Pin Money

by | Apr 29, 2014 | Poetry

Back then it was so simple: a lady would
ask you for a drink, and you’d make it.

The only crisis would be how large, ten
more cents please, or watch your step.

These places being icy sometimes, even
indoors. The cash drawer opened, shut.

A few teenagers doing the Charleston
in a corner we didn’t surveillance.

A rickety man asking me to make him
a Nutty Irishman, though not a bar.

Sorry, all we had was milk and coffee
and resentment. Irish, but not nutty.

When we weren’t busy working we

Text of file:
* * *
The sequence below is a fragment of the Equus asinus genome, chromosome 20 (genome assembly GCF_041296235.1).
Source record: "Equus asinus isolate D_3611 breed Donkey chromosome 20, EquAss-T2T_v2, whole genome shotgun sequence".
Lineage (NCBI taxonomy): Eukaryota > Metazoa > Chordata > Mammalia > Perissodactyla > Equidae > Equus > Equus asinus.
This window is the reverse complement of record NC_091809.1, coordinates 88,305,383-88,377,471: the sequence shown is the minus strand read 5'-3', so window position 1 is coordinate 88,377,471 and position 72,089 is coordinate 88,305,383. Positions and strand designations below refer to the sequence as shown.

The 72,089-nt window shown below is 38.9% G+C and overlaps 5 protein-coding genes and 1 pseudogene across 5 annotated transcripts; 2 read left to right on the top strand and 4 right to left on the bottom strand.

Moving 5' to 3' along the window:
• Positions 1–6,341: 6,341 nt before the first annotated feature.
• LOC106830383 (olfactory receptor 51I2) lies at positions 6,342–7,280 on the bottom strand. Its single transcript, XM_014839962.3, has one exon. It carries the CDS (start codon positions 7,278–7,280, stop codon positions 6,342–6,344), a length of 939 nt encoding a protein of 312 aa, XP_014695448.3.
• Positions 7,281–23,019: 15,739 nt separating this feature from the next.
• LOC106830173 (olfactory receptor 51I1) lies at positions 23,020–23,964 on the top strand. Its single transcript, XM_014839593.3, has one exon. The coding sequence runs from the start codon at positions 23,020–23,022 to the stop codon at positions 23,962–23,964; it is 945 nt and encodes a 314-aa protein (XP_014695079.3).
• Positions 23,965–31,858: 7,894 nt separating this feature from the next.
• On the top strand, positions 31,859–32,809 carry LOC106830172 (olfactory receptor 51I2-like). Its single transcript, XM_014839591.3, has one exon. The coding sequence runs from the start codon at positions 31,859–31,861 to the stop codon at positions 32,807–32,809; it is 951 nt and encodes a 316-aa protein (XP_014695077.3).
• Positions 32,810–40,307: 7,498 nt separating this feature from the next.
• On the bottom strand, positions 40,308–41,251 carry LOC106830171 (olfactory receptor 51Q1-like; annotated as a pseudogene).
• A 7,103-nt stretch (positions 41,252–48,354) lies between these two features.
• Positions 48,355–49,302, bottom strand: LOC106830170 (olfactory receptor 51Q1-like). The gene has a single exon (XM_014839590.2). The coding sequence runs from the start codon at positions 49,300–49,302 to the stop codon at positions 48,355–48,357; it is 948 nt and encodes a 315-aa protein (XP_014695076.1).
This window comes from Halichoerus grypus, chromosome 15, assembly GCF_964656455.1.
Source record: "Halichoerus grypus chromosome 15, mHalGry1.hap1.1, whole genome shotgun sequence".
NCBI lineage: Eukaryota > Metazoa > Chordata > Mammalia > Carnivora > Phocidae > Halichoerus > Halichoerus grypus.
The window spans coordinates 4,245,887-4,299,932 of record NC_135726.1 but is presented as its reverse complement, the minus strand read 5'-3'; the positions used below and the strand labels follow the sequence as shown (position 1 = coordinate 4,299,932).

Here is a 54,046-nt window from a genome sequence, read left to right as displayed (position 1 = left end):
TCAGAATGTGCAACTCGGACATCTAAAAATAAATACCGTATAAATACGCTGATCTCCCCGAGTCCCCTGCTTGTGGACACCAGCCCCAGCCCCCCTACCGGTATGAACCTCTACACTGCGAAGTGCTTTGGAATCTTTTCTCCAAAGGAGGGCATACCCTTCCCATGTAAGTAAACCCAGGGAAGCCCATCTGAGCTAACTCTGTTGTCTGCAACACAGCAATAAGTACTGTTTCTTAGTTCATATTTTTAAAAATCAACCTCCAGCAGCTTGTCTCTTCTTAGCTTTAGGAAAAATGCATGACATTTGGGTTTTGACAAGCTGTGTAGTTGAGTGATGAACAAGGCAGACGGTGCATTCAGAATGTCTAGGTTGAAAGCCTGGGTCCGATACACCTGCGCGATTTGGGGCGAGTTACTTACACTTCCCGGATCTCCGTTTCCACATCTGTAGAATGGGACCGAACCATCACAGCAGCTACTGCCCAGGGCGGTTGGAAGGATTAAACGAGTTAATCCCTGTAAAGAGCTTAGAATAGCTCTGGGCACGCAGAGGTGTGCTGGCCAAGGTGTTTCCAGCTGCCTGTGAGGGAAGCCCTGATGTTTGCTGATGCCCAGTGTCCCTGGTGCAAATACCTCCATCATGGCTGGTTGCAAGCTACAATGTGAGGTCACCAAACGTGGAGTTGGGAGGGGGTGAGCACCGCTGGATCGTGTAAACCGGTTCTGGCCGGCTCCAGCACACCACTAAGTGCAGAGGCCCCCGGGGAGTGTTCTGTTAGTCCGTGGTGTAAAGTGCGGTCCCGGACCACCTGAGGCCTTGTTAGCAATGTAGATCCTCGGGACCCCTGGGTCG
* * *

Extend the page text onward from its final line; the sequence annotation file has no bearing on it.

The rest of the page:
were glad we’d been born this century.

And thus weren’t lacemakers, maids,
maids who made some lace on the side.

I had a small picture of a dead man
in my pocket, because that felt right.

Even if we weren’t in the 19th century
and learning how to board steamers.

Even if the checks we deposited went
toward lighting our own single burners.

Photo by: hairnicks

About The Author

Mary Biddinger

Mary Biddinger’s most recent poetry collection is O Holy Insurgency (Black Lawrence Press, 2013). She is also co-editor of The Monkey and the Wrench: Essays into Contemporary Poetics (U Akron Press, 2011). Her poems have recently appeared in Crazyhorse, Guernica, Gulf Coast, Pleiades, and Sou’wester, among others. She teaches literature and creative writing at the University of Akron, where she edits the Akron Series in Poetry and Barn Owl Review.